My Father is Alive, But is Dead to Me

My dad’s not dead yet, but he will be. His health is deteriorating. He has over twenty-five years on me and I’m thirty-eight years old.

While there are some good childhood memories (like trips to the park, getting ice cream, and talking me through a heartbreak at thirteen), there are also some darker memories (the abusiveness, the ridicule, and the times he’d discourage me).

Through all the bruises, I have always tried to reach out to him. I was a Christian at the time, and I had always felt it was my place to forgive and try to forget.

But it’s not that easy.

As I age, I can see now that our failed reconciling was not my fault. My dad was never was able to make and keep many friends—his only friends are my step-mom’s family (of which many have died by now)—and he was barely able to reconcile with his own siblings after many years.

Though I’m no longer religious, so I feel I have no particular moral obligations, but the situation still saddens me. I have tried and tired before to re-develop a relationship, but I can’t try again.

I attempt to keep my emotions at bay when I hypothesize what I would do if he had called to make amends—or if I got the call that he had died. I have additionally role-played various situations in my head. I’ve resolved that I’m at peace with the situation. The animosity is mostly gone, and I have pretty much healed from his abuse or neglect.

I feel I can honestly say I’ve moved on, and shouldn’t invest myself into what would only cause more pain, anger and resentment. In a metaphorical sense, he’s been gone a long time, and I’ve learned for half of my life to go on without him, or anything else in my life that holds me back, or is suppressive.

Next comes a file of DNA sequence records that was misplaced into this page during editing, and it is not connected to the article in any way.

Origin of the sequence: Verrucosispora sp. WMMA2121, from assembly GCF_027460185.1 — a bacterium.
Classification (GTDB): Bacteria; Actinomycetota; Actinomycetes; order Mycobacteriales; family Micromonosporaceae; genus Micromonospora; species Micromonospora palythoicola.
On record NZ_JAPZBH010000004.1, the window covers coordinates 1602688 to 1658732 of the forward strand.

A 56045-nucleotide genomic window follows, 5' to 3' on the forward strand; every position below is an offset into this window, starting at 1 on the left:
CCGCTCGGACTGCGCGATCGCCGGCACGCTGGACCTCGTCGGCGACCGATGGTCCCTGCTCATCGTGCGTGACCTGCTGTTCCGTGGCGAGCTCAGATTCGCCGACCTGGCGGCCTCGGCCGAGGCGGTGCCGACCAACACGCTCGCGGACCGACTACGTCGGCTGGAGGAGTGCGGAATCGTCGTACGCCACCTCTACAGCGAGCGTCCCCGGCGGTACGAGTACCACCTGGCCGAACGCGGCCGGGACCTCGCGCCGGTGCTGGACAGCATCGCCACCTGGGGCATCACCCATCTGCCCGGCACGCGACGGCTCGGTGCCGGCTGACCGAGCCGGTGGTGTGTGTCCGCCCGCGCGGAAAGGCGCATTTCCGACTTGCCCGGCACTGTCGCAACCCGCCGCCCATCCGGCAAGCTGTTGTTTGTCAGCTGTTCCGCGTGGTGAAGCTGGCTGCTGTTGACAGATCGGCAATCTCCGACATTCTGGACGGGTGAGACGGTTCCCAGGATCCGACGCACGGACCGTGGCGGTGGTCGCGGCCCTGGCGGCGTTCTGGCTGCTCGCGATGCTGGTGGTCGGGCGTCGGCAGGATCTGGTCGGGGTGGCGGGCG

Though he is still alive, there is no need to dwell on the past. I have since married, and I have several supportive friends, fun talents and hobbies, and have built a few small businesses.

While my wife and I are currently child-free, we’re approaching a decade of marriage. Watching my dad’s good treatment toward his wives (my mother and step-mom) contrasted with how he treated his children, and I can admire him for that. I try to treat my own wife with respect, compassion, openness and sacrifice. And if we ever happen to have kids—which I doubt we will—I foreshadow that I’ll treat them in kind.

You don’t always have to be just like your folks, unless you want to be. In many cases, you want to be good like your parents, but sometimes you want to be better than they were.

I have a better life now, and I am grateful for that. I feel that when life gives you crumbled cookies, just sprinkle those crumbs on some ice cream, because even though my dad is leaving darkness and bad taste, there was always the ice cream.

– Originally published at


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